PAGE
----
The battle for Syria is best understood as the epicenter and early stages of a regional sectarian conflict, rather than the last days of President Bashar al-Assad.
The civil war in Syria should give pause to those who are fixated on a timeline for Assad's fall. The Syrian president has taken some hits in the past week but has settled in for a no-holds-barred fight to hold onto power. Absent a substantial military intervention by the US or others, the military balance remains with Assad, including in Aleppo, where anti-regime militias have made a major push to seize control. The security officials named to replace those killed last week are familiar hard liners and Assad loyalists. Assad's forces appear to have beaten back the rebels in Damascus. Syrian Foreign Ministry Spokesman Jihad Makdissi acknowledged Syria's possession of chemical weapons this week, described by experts as "probably the largest and most advanced" program in the Arab world, adding that that they will not be used "unless Syria is exposed to external aggression." This threat earned a rebuke from Russia but signaled that Assad has no plans to abdicate.
Another reason reports of Assad's demise may be premature is because of the regional power struggle that is playing out in Syria. The US has until now subcontracted the armed insurgency to the patronage of Turkey, Qatar and Saudi Arabia. Many in the Gulf Cooperation Council states consider Syria a sectarian battlefield to check Iranian and Shiite power and influence. Assad is an Alawite, a sect of Shiism, as well as a key ally of Iran. Alawites represents approximately 12%, or 2.6 million, of Syria's 22 million people. The so-called Shia arc of Iranian influence also includes Lebanon, which is dominated by Hezbollah, and Iraq. Iran is not likely to give up the fight with the stakes so high. Assad also has a backer in Russia, which is unwilling for now to cede its influence in Syria. Moscow may believe that the worse things get, the more its influence grows, as only it holds the key to negotiations with the Syrian government.
The implications of Syria for Iraq cannot be understated. The New York Times reports today (July 25) that "The presence of jihadists in Syria has accelerated in recent days, in part because of a convergence with the sectarian tensions across the country's long border in Iraq." Iraq, which endured a brutal sectarian civil war after Saddam Hussein was deposed by US forces in 2003, has suffered a resurgence of terrorist attacks by al-Qaeda-linked Sunni extremists with both ideological and operational ties to a growing jihadist presence in Syria. The civil war in Syria also has consequences for Lebanon, which has already seen violence at its borders, as well as Turkey, Jordan and Israel.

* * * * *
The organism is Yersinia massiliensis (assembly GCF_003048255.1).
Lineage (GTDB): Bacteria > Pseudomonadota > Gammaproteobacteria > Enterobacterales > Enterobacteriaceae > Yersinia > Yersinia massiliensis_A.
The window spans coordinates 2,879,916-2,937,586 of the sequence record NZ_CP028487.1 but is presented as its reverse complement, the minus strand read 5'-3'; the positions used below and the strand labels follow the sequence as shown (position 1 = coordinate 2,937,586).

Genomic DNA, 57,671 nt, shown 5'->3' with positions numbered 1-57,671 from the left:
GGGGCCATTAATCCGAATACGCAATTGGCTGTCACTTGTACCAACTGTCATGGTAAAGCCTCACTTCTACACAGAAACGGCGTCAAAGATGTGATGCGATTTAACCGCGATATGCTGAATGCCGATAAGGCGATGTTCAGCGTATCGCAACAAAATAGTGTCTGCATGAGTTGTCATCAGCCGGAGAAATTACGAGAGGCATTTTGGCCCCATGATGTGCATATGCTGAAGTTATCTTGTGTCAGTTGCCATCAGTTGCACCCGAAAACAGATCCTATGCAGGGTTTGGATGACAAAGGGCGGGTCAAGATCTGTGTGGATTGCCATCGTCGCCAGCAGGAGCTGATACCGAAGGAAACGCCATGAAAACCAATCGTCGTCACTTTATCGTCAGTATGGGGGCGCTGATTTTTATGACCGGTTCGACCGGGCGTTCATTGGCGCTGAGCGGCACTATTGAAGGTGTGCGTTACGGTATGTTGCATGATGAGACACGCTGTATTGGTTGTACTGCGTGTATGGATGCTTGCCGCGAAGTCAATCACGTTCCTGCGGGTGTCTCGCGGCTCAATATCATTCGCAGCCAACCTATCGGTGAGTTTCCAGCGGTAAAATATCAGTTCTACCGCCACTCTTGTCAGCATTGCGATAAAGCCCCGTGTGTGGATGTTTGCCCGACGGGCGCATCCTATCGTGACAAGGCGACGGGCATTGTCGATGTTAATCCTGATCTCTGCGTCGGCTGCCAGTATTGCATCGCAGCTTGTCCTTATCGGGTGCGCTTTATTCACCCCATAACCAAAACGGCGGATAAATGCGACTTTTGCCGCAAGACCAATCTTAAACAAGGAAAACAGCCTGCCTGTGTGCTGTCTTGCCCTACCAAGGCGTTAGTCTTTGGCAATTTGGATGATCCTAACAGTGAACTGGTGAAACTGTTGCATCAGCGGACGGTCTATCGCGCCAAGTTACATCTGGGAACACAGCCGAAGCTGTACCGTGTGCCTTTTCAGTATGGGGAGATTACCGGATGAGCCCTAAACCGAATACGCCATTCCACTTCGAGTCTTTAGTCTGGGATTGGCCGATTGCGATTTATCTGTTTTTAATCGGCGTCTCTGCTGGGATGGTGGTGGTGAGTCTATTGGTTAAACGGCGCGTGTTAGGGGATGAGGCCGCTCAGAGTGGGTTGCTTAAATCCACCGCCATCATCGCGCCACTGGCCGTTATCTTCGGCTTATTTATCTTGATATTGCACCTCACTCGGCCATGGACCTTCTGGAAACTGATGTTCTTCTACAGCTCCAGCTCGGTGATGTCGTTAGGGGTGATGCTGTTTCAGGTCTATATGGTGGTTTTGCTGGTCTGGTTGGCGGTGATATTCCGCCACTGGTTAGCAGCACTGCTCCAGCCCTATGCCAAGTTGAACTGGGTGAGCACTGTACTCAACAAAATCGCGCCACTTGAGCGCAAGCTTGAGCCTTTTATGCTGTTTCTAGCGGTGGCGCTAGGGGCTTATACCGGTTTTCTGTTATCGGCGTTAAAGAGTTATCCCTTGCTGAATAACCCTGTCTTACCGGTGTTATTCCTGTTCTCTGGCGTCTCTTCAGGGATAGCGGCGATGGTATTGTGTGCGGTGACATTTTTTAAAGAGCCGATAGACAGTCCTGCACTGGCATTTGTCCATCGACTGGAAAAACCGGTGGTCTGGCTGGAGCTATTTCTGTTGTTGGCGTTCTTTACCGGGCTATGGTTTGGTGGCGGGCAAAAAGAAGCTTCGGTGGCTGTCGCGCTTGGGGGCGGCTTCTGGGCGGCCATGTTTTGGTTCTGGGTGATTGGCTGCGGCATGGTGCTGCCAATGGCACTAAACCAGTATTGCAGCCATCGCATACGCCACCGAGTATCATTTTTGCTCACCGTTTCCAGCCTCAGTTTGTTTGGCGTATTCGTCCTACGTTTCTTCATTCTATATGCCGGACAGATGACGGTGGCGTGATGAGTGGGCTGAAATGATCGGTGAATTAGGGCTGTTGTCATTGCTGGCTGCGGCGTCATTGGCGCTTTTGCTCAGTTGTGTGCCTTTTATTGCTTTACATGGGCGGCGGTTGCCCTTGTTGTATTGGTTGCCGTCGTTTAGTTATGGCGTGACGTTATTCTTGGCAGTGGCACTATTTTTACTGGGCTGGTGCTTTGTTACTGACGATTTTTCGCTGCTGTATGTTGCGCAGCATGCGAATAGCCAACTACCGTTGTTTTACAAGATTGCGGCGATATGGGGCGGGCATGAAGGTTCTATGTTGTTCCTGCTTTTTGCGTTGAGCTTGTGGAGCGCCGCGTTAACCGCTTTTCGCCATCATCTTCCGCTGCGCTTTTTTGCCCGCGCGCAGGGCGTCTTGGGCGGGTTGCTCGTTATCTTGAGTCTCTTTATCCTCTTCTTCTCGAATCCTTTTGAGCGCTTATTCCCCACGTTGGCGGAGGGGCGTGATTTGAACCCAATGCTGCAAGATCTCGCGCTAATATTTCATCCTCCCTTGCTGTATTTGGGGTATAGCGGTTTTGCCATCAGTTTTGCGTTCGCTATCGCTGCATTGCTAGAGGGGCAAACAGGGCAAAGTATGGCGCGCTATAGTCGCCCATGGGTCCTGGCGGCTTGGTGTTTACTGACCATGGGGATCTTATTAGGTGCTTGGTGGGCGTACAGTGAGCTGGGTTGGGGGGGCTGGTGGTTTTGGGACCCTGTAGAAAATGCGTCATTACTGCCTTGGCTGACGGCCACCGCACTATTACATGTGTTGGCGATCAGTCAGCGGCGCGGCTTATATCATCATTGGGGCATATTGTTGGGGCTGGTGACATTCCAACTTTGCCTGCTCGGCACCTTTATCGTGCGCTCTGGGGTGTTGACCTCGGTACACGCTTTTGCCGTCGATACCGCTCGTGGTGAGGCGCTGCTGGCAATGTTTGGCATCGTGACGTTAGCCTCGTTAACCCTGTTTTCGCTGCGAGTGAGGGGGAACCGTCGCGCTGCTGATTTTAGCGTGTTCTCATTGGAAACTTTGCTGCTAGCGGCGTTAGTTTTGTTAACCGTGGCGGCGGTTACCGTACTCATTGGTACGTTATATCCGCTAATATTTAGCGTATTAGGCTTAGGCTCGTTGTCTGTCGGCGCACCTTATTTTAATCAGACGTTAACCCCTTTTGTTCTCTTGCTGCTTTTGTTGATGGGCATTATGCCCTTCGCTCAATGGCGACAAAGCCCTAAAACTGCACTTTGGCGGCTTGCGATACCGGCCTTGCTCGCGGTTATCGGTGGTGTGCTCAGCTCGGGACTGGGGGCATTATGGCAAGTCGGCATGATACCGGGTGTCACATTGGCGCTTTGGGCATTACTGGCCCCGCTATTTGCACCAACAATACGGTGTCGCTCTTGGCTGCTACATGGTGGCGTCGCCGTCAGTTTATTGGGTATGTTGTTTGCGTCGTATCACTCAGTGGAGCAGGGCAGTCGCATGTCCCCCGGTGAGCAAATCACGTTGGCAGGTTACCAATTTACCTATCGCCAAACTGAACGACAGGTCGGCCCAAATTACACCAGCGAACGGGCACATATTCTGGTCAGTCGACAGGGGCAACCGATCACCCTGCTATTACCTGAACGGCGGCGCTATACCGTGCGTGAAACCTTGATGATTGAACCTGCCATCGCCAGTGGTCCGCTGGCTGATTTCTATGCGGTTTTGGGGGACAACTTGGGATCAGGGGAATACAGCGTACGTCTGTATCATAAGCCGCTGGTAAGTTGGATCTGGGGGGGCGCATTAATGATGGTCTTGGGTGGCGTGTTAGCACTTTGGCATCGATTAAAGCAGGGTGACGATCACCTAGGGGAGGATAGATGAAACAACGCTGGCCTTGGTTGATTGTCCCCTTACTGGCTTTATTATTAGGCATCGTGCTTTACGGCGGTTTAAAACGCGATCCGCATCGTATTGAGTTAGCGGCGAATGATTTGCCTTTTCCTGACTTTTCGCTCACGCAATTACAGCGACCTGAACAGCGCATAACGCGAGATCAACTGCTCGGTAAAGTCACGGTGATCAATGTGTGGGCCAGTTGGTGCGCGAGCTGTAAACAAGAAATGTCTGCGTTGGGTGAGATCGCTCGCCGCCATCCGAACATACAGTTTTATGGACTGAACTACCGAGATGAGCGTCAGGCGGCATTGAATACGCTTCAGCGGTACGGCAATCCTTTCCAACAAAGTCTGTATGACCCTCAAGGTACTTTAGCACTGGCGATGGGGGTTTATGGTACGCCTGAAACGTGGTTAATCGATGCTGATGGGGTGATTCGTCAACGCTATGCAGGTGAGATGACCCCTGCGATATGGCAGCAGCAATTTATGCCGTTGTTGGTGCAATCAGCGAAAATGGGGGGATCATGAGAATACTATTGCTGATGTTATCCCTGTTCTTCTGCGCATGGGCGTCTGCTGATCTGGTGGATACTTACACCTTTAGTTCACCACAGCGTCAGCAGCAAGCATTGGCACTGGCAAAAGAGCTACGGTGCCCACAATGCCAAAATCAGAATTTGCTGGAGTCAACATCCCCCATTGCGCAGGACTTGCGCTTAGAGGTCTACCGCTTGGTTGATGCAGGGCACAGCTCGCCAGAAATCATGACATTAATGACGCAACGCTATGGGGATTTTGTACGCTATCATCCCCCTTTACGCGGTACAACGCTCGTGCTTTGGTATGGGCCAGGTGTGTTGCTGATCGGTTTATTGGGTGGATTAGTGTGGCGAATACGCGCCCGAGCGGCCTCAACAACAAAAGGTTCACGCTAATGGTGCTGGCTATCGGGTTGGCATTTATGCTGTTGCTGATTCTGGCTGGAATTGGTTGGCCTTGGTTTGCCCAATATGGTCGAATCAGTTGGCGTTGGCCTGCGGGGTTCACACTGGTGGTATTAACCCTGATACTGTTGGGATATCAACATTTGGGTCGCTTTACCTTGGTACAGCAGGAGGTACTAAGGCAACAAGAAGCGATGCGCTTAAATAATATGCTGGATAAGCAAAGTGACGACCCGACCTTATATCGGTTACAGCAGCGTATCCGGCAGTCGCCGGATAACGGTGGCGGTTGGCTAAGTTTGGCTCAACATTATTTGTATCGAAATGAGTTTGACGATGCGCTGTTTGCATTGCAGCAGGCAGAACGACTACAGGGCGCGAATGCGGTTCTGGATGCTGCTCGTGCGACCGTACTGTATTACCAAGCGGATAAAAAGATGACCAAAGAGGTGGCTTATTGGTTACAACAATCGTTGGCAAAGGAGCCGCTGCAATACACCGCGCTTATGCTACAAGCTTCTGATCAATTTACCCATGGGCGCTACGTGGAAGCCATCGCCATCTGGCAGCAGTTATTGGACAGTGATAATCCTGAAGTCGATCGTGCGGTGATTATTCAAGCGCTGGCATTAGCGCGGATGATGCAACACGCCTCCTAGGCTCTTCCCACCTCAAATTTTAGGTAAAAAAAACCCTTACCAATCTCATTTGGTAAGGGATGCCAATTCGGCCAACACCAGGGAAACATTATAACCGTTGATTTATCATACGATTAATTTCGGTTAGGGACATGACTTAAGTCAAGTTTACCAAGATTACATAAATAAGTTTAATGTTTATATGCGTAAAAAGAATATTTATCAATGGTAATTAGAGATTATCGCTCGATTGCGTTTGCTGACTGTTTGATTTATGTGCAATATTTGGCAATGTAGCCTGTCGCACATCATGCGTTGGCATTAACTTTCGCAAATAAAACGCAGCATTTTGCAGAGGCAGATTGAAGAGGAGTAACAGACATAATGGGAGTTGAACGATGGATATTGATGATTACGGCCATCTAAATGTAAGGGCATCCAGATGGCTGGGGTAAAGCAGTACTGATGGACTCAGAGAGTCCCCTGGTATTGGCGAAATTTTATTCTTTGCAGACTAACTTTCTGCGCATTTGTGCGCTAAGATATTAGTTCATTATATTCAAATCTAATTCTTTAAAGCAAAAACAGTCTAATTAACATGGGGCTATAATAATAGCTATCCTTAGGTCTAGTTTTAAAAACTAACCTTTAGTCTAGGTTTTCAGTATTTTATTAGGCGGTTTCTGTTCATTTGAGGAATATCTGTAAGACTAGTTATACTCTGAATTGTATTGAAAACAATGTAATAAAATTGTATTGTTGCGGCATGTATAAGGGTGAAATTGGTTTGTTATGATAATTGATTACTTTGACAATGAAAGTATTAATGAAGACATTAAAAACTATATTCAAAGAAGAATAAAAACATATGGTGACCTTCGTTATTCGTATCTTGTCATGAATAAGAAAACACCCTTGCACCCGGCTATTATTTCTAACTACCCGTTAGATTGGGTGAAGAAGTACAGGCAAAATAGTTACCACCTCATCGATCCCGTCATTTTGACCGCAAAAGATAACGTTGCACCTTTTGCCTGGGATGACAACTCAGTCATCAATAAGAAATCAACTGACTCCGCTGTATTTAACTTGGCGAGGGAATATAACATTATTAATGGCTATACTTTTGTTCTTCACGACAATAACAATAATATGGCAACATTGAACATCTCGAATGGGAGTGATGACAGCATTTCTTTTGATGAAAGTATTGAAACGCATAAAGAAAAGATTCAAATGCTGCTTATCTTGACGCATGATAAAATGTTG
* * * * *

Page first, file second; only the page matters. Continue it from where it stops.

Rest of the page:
The Obama Administration should be mindful of steps that might accentuate, rather than resolve, the Syrian civil war and its regional consequences. US Secretary of State Hillary Clinton said yesterday, July 24, that "we have to work closely with the opposition because more and more territory is being taken, and it will eventually result in a safe haven inside Syria, which will then provide a base for further actions by the opposition."
The introduction of safe havens would open a new chapter in the Syrian conflict. On the one hand, safe havens would provide a base for humanitarian and refugee assistance, as well as for opposition activities. But there is a catch. Safe havens can also prolong rather than end the violence, creating a de facto partition and potentially increasing the prospects of the division or collapse of the state. A safe haven can also be a catalyst for mission creep, an enticement for further military intervention by the US and others, and facilitate an increase in the presence of foreign fighters, including terrorists.
If the US seeks to prevent Syria's collapse, reduce the prospects for further bloodshed and facilitate as stable a transition as possible, then Washington needs to open an urgent new diplomatic front with Russia and Iran, the two countries which retain the most leverage with Assad.
Only Russian Federation President Vladimir Putin has the clout with Assad to initiate a conversation about a transition. The US is frustrated that Russia has thwarted initiatives at the UN Security Council to impose sanctions on Syria. The sanctions effort at the Security Council, it should be said, has mostly been a waste of American diplomatic energy and capital because of Russia's position and because of the likely ineffectiveness of these sanctions on Assad, who is preoccupied with crushing the insurgency.
Iran has offered to be part of international discussions on Syria, but this has so far been nixed by the United States. Washington may, like its Gulf allies, see Iran as on defense because of the pressure of international sanctions and the conflict in Syria, and therefore want to keep Iran on the defense. While Iran may be down, it is far from out, especially in Syria and given the stalled nuclear negotiations. Better to have Iran engaged in Syria through diplomacy than via subterfuge and proxies, such as Hezbollah.
The US has no easy options or answers in Syria. It begins with do no harm. As Syria's civil war is inseparable from the broader regional conflict, the US must have its own strategy that assures that Syria does not deteriorate and go the way of 2003 Iraq, and in the process take Iraq of 2012 and others along with it.
Andrew Parasiliti is executive director of the International Institute for Strategic Studies-US, Corresponding Director of IISS-Middle East and a member of the Board of Directors for Al-Monitor.
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